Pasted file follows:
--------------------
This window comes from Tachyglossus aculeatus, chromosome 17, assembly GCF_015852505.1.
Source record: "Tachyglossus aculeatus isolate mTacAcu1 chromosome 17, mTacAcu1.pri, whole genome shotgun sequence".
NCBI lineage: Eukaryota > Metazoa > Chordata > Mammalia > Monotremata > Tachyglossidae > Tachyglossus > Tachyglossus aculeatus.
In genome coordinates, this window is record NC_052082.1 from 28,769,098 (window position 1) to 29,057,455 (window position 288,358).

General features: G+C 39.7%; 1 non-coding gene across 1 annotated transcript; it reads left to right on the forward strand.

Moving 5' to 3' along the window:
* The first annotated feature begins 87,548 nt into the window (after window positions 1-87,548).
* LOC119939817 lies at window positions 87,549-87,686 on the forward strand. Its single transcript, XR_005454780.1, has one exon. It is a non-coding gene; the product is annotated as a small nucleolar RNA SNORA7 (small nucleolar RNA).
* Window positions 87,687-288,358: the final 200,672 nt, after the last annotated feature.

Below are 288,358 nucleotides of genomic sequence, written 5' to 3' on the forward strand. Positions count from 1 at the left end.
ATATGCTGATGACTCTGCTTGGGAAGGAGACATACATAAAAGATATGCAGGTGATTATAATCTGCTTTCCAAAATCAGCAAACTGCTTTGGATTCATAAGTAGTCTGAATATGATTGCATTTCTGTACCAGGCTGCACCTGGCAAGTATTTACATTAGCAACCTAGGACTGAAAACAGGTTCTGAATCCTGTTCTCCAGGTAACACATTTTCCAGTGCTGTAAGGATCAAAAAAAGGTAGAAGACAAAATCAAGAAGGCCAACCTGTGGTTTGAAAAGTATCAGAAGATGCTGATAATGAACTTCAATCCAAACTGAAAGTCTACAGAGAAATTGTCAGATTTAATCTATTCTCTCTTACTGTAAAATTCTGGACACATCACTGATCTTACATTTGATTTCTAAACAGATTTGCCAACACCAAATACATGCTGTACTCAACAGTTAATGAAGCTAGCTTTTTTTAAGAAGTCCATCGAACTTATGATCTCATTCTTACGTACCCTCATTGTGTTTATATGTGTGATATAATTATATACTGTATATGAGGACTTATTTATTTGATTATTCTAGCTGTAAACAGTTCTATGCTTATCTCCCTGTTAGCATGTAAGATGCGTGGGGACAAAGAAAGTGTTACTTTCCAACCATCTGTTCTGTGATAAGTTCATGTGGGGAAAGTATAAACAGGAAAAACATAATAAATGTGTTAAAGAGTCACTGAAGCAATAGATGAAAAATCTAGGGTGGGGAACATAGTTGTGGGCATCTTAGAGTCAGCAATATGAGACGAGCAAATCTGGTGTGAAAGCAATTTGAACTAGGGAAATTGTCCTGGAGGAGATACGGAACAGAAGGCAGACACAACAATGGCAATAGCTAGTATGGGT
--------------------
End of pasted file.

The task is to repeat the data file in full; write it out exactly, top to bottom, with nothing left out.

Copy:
This window comes from Tachyglossus aculeatus, chromosome 17, assembly GCF_015852505.1.
Source record: "Tachyglossus aculeatus isolate mTacAcu1 chromosome 17, mTacAcu1.pri, whole genome shotgun sequence".
NCBI lineage: Eukaryota > Metazoa > Chordata > Mammalia > Monotremata > Tachyglossidae > Tachyglossus > Tachyglossus aculeatus.
In genome coordinates, this window is record NC_052082.1 from 28,769,098 (window position 1) to 29,057,455 (window position 288,358).

General features: G+C 39.7%; 1 non-coding gene across 1 annotated transcript; it reads left to right on the forward strand.

Moving 5' to 3' along the window:
* The first annotated feature begins 87,548 nt into the window (after window positions 1-87,548).
* LOC119939817 lies at window positions 87,549-87,686 on the forward strand. Its single transcript, XR_005454780.1, has one exon. It is a non-coding gene; the product is annotated as a small nucleolar RNA SNORA7 (small nucleolar RNA).
* Window positions 87,687-288,358: the final 200,672 nt, after the last annotated feature.

Below are 288,358 nucleotides of genomic sequence, written 5' to 3' on the forward strand. Positions count from 1 at the left end.
ATATGCTGATGACTCTGCTTGGGAAGGAGACATACATAAAAGATATGCAGGTGATTATAATCTGCTTTCCAAAATCAGCAAACTGCTTTGGATTCATAAGTAGTCTGAATATGATTGCATTTCTGTACCAGGCTGCACCTGGCAAGTATTTACATTAGCAACCTAGGACTGAAAACAGGTTCTGAATCCTGTTCTCCAGGTAACACATTTTCCAGTGCTGTAAGGATCAAAAAAAGGTAGAAGACAAAATCAAGAAGGCCAACCTGTGGTTTGAAAAGTATCAGAAGATGCTGATAATGAACTTCAATCCAAACTGAAAGTCTACAGAGAAATTGTCAGATTTAATCTATTCTCTCTTACTGTAAAATTCTGGACACATCACTGATCTTACATTTGATTTCTAAACAGATTTGCCAACACCAAATACATGCTGTACTCAACAGTTAATGAAGCTAGCTTTTTTTAAGAAGTCCATCGAACTTATGATCTCATTCTTACGTACCCTCATTGTGTTTATATGTGTGATATAATTATATACTGTATATGAGGACTTATTTATTTGATTATTCTAGCTGTAAACAGTTCTATGCTTATCTCCCTGTTAGCATGTAAGATGCGTGGGGACAAAGAAAGTGTTACTTTCCAACCATCTGTTCTGTGATAAGTTCATGTGGGGAAAGTATAAACAGGAAAAACATAATAAATGTGTTAAAGAGTCACTGAAGCAATAGATGAAAAATCTAGGGTGGGGAACATAGTTGTGGGCATCTTAGAGTCAGCAATATGAGACGAGCAAATCTGGTGTGAAAGCAATTTGAACTAGGGAAATTGTCCTGGAGGAGATACGGAACAGAAGGCAGACACAACAATGGCAATAGCTAGTATGGGT